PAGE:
Following an earlier decision to tentatively dismiss a federal lawsuit challenging Costa Mesa and Lake Forest’s bans on medical marijuana dispensaries, U.S. District Court Judge Andrew J. Guilford announced Monday that he will rule in the case. Matthew Pappas, the attorney representing the plaintiffs — four disabled Orange County residents who use marijuana to treat various illnesses — said he expects to learn of the decision today. The lawsuit was filed by Marla James, Wayne Washington, James Armantrout and Charles Daniel DeJong under the Americans with Disabilities Act. The plaintiffs assert that by banning dispensaries Costa Mesa and Lake Forest are blocking patients from getting access to what they consider medication — an alleged violation of the ADA. Pappas argued that both cities should allow medical marijuana dispensaries to operate based on a 2009 congressional decision to lift restrictions on medical marijuana in Washington, D.C. Congress lifted a 1998 rule that banned marijuana dispensaries from operating, Pappas said.
By Bradley Zint and Jeremiah Dobruck | April 9, 2014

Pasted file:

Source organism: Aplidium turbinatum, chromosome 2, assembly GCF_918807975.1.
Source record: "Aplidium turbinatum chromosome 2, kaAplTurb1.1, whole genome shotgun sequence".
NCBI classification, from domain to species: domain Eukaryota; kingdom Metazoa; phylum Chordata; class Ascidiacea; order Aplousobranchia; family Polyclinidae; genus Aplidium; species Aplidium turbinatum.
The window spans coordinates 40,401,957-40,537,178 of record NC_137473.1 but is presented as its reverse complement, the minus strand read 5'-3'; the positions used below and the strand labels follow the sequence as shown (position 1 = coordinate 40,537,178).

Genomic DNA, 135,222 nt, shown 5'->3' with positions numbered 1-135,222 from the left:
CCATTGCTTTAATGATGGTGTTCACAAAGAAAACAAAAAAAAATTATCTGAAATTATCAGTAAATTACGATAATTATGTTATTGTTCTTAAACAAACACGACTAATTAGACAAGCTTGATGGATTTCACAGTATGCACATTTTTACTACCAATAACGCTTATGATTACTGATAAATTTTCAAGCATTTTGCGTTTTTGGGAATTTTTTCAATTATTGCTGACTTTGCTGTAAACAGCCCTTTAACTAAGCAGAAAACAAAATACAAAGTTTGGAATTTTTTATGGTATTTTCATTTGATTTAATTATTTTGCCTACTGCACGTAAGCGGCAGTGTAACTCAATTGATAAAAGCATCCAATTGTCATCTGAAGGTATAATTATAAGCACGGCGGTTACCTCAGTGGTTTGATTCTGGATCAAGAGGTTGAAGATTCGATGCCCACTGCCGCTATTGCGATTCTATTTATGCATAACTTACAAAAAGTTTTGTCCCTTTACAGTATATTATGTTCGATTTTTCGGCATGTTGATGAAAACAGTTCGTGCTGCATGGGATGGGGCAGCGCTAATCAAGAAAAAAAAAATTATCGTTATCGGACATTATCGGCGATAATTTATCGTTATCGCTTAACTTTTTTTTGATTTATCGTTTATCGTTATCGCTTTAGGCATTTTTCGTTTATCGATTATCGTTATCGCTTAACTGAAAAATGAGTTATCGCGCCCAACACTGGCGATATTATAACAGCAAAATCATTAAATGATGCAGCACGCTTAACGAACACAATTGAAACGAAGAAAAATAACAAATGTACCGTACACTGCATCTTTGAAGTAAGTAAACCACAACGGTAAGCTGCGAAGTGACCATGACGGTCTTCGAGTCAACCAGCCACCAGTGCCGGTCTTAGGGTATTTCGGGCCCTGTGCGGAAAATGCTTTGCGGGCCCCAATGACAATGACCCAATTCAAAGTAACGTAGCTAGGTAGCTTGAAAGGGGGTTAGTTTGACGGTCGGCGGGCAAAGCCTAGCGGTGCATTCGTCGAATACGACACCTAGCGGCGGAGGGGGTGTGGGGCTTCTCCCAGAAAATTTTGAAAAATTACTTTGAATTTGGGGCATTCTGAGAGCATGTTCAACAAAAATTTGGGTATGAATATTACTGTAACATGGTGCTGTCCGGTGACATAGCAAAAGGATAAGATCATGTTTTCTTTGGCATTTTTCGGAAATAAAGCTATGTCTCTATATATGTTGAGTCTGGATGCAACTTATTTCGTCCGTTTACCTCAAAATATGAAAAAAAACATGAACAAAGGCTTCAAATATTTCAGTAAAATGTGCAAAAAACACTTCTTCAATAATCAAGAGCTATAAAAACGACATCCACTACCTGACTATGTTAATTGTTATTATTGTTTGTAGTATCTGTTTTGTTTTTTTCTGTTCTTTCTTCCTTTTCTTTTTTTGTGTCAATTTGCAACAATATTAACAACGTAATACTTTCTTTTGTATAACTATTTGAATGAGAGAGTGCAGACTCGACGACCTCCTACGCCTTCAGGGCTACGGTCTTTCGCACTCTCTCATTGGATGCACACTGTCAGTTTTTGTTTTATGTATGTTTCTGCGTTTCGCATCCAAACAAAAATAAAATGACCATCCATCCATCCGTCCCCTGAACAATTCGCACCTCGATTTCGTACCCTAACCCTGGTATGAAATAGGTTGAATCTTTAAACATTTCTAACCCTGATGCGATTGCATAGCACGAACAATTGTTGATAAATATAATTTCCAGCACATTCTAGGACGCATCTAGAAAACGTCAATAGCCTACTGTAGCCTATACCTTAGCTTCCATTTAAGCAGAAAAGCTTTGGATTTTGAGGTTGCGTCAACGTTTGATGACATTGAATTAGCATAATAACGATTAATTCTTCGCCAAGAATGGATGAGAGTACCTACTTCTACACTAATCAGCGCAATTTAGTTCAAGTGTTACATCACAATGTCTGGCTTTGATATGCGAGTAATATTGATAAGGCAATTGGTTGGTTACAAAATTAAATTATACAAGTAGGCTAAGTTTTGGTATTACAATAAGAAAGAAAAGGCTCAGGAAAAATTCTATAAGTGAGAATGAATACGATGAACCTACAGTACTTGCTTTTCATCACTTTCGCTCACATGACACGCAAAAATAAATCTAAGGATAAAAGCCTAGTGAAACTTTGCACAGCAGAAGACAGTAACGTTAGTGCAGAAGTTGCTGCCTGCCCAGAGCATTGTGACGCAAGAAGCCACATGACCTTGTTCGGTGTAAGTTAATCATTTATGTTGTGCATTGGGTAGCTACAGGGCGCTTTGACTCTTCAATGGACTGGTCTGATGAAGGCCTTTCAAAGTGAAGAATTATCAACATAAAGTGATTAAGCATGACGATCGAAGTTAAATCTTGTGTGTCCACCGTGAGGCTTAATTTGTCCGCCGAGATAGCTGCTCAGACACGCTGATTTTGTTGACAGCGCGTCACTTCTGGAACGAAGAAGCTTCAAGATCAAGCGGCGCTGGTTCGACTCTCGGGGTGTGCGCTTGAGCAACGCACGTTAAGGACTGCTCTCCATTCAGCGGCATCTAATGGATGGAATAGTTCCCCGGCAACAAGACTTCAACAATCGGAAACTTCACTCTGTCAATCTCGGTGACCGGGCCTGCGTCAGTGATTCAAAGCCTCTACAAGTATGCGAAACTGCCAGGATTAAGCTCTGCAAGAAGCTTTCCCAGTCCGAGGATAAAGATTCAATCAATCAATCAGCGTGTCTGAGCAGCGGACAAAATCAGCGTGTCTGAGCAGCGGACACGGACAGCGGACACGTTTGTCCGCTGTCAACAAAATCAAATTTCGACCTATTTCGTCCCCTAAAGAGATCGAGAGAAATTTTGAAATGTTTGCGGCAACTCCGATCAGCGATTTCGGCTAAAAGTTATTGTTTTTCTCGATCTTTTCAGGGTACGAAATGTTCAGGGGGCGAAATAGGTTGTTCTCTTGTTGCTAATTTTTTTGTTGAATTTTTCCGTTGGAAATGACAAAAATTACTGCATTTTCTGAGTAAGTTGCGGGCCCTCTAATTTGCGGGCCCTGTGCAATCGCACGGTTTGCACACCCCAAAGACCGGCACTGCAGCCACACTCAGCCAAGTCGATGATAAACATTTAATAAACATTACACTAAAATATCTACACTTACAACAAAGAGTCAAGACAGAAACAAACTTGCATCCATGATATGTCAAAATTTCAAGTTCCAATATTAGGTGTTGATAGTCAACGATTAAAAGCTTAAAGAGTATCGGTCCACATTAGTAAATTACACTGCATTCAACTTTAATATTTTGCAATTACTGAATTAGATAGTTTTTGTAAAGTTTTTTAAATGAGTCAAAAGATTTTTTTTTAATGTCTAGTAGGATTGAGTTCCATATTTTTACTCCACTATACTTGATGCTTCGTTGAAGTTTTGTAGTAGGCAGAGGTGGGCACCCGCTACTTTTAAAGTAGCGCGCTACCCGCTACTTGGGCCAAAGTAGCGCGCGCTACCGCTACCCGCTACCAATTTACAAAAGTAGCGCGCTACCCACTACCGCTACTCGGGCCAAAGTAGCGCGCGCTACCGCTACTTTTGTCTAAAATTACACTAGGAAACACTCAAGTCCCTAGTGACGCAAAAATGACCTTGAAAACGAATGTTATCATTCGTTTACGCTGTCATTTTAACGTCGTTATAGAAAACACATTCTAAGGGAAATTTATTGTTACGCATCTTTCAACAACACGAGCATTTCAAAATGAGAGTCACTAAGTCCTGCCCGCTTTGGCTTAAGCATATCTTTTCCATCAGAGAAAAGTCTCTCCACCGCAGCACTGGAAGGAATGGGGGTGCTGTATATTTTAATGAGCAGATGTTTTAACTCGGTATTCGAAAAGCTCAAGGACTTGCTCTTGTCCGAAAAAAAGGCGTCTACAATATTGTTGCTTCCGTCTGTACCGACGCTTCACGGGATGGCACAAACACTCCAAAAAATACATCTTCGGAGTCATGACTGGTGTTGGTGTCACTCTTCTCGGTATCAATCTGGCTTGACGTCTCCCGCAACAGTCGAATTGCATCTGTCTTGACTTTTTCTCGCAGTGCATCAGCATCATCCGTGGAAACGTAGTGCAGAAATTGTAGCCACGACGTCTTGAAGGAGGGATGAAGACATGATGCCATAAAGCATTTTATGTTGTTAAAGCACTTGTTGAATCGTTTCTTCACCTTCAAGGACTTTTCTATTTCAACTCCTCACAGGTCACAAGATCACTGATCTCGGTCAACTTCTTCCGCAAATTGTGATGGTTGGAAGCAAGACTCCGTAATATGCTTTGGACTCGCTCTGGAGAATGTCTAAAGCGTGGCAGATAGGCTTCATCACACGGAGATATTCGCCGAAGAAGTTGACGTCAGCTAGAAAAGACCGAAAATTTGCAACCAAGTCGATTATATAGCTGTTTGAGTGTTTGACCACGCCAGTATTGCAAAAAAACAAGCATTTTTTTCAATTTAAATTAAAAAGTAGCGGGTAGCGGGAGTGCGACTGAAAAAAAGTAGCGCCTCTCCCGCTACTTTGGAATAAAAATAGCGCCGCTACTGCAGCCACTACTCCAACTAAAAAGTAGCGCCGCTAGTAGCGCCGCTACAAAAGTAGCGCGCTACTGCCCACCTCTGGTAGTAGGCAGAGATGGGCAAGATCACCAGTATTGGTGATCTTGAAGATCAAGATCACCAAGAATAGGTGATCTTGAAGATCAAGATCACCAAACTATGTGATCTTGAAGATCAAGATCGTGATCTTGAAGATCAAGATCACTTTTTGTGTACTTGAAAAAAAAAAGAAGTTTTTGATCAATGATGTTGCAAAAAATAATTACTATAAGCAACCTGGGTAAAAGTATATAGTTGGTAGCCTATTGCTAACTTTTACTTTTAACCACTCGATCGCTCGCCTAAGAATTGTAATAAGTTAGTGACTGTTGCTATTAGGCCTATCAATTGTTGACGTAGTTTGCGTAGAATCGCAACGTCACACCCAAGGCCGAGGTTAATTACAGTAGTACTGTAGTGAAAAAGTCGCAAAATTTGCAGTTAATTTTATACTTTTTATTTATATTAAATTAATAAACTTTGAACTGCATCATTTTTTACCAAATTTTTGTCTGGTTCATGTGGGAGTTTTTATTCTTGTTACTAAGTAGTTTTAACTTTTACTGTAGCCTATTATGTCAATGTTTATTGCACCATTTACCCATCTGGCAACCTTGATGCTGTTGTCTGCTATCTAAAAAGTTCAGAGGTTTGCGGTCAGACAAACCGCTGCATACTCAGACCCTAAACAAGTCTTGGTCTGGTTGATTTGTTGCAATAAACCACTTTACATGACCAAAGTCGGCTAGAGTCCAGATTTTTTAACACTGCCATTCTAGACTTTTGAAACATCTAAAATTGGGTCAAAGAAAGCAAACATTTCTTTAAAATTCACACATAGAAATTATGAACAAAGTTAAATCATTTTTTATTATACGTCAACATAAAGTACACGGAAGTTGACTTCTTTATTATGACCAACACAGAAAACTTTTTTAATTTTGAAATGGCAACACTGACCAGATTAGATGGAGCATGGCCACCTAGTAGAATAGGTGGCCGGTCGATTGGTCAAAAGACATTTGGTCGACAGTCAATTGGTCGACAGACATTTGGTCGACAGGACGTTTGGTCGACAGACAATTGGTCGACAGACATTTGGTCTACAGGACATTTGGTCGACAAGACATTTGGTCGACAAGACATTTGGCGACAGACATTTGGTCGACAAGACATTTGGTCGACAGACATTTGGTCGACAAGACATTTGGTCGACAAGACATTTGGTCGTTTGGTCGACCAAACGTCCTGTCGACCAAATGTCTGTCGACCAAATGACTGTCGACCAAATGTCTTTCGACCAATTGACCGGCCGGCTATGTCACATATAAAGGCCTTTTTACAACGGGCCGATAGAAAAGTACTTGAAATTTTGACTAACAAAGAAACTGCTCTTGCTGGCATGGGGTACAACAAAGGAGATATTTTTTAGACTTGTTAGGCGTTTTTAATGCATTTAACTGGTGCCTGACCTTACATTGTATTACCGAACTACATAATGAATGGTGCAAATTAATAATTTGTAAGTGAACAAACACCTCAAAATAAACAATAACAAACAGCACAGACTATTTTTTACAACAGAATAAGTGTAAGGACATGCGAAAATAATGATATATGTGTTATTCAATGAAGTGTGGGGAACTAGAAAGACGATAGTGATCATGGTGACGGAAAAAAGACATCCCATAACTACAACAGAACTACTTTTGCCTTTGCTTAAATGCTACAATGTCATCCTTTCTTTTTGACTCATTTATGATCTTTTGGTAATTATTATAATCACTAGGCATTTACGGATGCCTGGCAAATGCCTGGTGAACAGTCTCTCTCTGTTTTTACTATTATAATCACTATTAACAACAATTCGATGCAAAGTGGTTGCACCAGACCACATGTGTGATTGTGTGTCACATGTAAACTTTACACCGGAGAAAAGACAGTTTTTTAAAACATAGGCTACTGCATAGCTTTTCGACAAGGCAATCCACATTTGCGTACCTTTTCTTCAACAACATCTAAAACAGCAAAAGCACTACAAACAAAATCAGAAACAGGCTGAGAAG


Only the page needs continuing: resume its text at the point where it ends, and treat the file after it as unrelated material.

A lawsuit filed by two Costa Mesa councilmen against the city's police association, its former law firm and a private investigator moved forward Wednesday when a judge ruled that some of the alleged acts against the officials were not protected by the 1st Amendment. Judge Gail A. Andler denied all of the defense's anti-SLAPP motions - or Strategic Lawsuit Against Public Participation - which had argued that Mayor Jim Righeimer, his wife Lene Righeimer and Mayor Pro Tem Steve Mensinger's lawsuit was stifling the 1st Amendment rights of the Costa Mesa Police Assn.; their former law firm, Lackie, Dammeier, McGill & Ethir; and Chris Lanzillo , a private investigator.
By Joseph Serna | December 2, 2008
A Santa Ana gang member was convicted of first-degree murder Tuesday for his part in killing a blind albino Russian gang member from Costa Mesa in June 2006. Ruben Oliveros, 27, was found guilty of first-degree murder with a sentencing enhancement for the crime benefiting a gang and a felony count of street terrorism with an enhancement of using a gun and faces a maximum sentence of life in prison at his sentencing next month, officials said. On June 6, 2006, Raffi Yessayan, was riding in his car with Oliveros and two other men, Marco Charcas-Fernandez, 23, of Santa Ana and Aurelio Saldivar, 30, of Costa Mesa.
By Joseph Serna | May 3, 2010
Knowing that convicting someone of murder weighs heavily on the minds of jurors, Senior Deputy Dist. Atty. Matt Murphy hammered home the idea of accountability, when he gave his closing arguments Monday in the murder trial of Weston Scott Kruger. “If you decide to use force to take something from someone else, they better not get hurt because we as a society are going to hold you responsible,” Murphy told the jury at the Central Justice Center in Santa Ana. “If you kill them while taking their stuff, regardless if its worth 2 cents or $2 million, regardless of intent we’re going to hold you responsible for that death.